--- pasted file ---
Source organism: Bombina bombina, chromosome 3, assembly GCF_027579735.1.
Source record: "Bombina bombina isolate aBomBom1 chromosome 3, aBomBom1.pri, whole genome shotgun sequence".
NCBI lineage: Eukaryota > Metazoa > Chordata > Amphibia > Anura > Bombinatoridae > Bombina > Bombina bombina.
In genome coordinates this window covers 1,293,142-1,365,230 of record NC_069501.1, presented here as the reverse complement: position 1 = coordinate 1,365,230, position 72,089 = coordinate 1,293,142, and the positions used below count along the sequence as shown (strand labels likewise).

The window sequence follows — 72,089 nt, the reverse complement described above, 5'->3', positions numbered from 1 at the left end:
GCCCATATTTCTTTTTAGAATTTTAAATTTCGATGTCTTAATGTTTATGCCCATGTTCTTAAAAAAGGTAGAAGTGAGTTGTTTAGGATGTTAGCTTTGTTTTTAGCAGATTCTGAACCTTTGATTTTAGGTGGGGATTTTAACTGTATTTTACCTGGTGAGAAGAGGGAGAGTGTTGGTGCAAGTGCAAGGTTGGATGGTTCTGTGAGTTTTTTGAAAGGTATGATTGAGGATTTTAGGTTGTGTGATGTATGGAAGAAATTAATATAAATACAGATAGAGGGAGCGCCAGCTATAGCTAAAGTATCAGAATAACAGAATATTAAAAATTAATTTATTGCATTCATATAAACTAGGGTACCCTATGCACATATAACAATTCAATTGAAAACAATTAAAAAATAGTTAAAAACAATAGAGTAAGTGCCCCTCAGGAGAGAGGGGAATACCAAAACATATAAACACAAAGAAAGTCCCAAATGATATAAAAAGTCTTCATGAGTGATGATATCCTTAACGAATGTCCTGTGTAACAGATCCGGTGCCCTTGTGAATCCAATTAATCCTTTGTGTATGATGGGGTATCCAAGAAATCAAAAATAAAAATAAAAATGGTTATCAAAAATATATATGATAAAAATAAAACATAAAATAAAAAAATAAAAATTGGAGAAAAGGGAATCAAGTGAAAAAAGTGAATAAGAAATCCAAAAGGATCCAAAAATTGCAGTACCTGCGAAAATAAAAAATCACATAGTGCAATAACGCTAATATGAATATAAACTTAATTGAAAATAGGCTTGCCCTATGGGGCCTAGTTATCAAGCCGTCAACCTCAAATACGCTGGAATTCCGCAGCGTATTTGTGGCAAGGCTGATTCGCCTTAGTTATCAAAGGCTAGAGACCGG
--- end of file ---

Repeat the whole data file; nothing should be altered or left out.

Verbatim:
Source organism: Bombina bombina, chromosome 3, assembly GCF_027579735.1.
Source record: "Bombina bombina isolate aBomBom1 chromosome 3, aBomBom1.pri, whole genome shotgun sequence".
NCBI lineage: Eukaryota > Metazoa > Chordata > Amphibia > Anura > Bombinatoridae > Bombina > Bombina bombina.
In genome coordinates this window covers 1,293,142-1,365,230 of record NC_069501.1, presented here as the reverse complement: position 1 = coordinate 1,365,230, position 72,089 = coordinate 1,293,142, and the positions used below count along the sequence as shown (strand labels likewise).

The window sequence follows — 72,089 nt, the reverse complement described above, 5'->3', positions numbered from 1 at the left end:
GCCCATATTTCTTTTTAGAATTTTAAATTTCGATGTCTTAATGTTTATGCCCATGTTCTTAAAAAAGGTAGAAGTGAGTTGTTTAGGATGTTAGCTTTGTTTTTAGCAGATTCTGAACCTTTGATTTTAGGTGGGGATTTTAACTGTATTTTACCTGGTGAGAAGAGGGAGAGTGTTGGTGCAAGTGCAAGGTTGGATGGTTCTGTGAGTTTTTTGAAAGGTATGATTGAGGATTTTAGGTTGTGTGATGTATGGAAGAAATTAATATAAATACAGATAGAGGGAGCGCCAGCTATAGCTAAAGTATCAGAATAACAGAATATTAAAAATTAATTTATTGCATTCATATAAACTAGGGTACCCTATGCACATATAACAATTCAATTGAAAACAATTAAAAAATAGTTAAAAACAATAGAGTAAGTGCCCCTCAGGAGAGAGGGGAATACCAAAACATATAAACACAAAGAAAGTCCCAAATGATATAAAAAGTCTTCATGAGTGATGATATCCTTAACGAATGTCCTGTGTAACAGATCCGGTGCCCTTGTGAATCCAATTAATCCTTTGTGTATGATGGGGTATCCAAGAAATCAAAAATAAAAATAAAAATGGTTATCAAAAATATATATGATAAAAATAAAACATAAAATAAAAAAATAAAAATTGGAGAAAAGGGAATCAAGTGAAAAAAGTGAATAAGAAATCCAAAAGGATCCAAAAATTGCAGTACCTGCGAAAATAAAAAATCACATAGTGCAATAACGCTAATATGAATATAAACTTAATTGAAAATAGGCTTGCCCTATGGGGCCTAGTTATCAAGCCGTCAACCTCAAATACGCTGGAATTCCGCAGCGTATTTGTGGCAAGGCTGATTCGCCTTAGTTATCAAAGGCTAGAGACCGG